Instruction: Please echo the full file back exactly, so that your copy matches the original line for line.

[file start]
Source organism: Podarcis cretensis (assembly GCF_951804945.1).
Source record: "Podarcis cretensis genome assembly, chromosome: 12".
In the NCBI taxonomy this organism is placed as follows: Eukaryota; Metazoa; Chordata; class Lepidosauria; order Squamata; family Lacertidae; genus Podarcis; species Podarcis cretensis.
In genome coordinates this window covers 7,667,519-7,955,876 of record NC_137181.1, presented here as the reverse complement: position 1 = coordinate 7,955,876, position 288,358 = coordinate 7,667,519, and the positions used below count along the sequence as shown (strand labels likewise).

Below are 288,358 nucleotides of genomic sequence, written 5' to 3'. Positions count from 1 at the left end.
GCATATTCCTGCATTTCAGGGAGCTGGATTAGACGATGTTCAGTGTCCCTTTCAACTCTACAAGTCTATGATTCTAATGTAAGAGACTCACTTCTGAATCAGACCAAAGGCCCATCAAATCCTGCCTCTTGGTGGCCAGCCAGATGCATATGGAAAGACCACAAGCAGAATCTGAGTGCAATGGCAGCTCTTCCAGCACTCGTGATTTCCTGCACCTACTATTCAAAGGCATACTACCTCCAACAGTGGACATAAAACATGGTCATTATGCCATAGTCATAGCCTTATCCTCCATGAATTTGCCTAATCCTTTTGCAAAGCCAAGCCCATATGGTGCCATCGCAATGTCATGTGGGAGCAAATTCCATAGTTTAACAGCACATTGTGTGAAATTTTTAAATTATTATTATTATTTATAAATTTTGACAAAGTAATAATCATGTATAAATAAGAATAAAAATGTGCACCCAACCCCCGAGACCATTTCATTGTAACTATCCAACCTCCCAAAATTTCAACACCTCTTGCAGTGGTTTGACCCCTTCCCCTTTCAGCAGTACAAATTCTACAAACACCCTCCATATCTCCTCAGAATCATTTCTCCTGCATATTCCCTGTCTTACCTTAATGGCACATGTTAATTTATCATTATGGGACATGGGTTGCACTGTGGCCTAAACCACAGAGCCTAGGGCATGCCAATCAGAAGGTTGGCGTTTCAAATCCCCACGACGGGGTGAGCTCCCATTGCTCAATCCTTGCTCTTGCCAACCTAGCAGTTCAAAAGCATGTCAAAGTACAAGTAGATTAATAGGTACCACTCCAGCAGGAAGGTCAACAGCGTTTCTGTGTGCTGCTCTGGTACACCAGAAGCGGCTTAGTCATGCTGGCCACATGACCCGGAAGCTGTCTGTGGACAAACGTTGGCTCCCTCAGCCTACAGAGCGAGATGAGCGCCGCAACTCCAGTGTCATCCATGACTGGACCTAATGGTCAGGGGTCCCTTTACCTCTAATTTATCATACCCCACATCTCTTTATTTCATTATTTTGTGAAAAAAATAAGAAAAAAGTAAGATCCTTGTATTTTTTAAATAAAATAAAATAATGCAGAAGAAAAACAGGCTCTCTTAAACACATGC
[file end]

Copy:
Source organism: Podarcis cretensis (assembly GCF_951804945.1).
Source record: "Podarcis cretensis genome assembly, chromosome: 12".
In the NCBI taxonomy this organism is placed as follows: Eukaryota; Metazoa; Chordata; class Lepidosauria; order Squamata; family Lacertidae; genus Podarcis; species Podarcis cretensis.
In genome coordinates this window covers 7,667,519-7,955,876 of record NC_137181.1, presented here as the reverse complement: position 1 = coordinate 7,955,876, position 288,358 = coordinate 7,667,519, and the positions used below count along the sequence as shown (strand labels likewise).

Below are 288,358 nucleotides of genomic sequence, written 5' to 3'. Positions count from 1 at the left end.
GCATATTCCTGCATTTCAGGGAGCTGGATTAGACGATGTTCAGTGTCCCTTTCAACTCTACAAGTCTATGATTCTAATGTAAGAGACTCACTTCTGAATCAGACCAAAGGCCCATCAAATCCTGCCTCTTGGTGGCCAGCCAGATGCATATGGAAAGACCACAAGCAGAATCTGAGTGCAATGGCAGCTCTTCCAGCACTCGTGATTTCCTGCACCTACTATTCAAAGGCATACTACCTCCAACAGTGGACATAAAACATGGTCATTATGCCATAGTCATAGCCTTATCCTCCATGAATTTGCCTAATCCTTTTGCAAAGCCAAGCCCATATGGTGCCATCGCAATGTCATGTGGGAGCAAATTCCATAGTTTAACAGCACATTGTGTGAAATTTTTAAATTATTATTATTATTTATAAATTTTGACAAAGTAATAATCATGTATAAATAAGAATAAAAATGTGCACCCAACCCCCGAGACCATTTCATTGTAACTATCCAACCTCCCAAAATTTCAACACCTCTTGCAGTGGTTTGACCCCTTCCCCTTTCAGCAGTACAAATTCTACAAACACCCTCCATATCTCCTCAGAATCATTTCTCCTGCATATTCCCTGTCTTACCTTAATGGCACATGTTAATTTATCATTATGGGACATGGGTTGCACTGTGGCCTAAACCACAGAGCCTAGGGCATGCCAATCAGAAGGTTGGCGTTTCAAATCCCCACGACGGGGTGAGCTCCCATTGCTCAATCCTTGCTCTTGCCAACCTAGCAGTTCAAAAGCATGTCAAAGTACAAGTAGATTAATAGGTACCACTCCAGCAGGAAGGTCAACAGCGTTTCTGTGTGCTGCTCTGGTACACCAGAAGCGGCTTAGTCATGCTGGCCACATGACCCGGAAGCTGTCTGTGGACAAACGTTGGCTCCCTCAGCCTACAGAGCGAGATGAGCGCCGCAACTCCAGTGTCATCCATGACTGGACCTAATGGTCAGGGGTCCCTTTACCTCTAATTTATCATACCCCACATCTCTTTATTTCATTATTTTGTGAAAAAAATAAGAAAAAAGTAAGATCCTTGTATTTTTTAAATAAAATAAAATAATGCAGAAGAAAAACAGGCTCTCTTAAACACATGC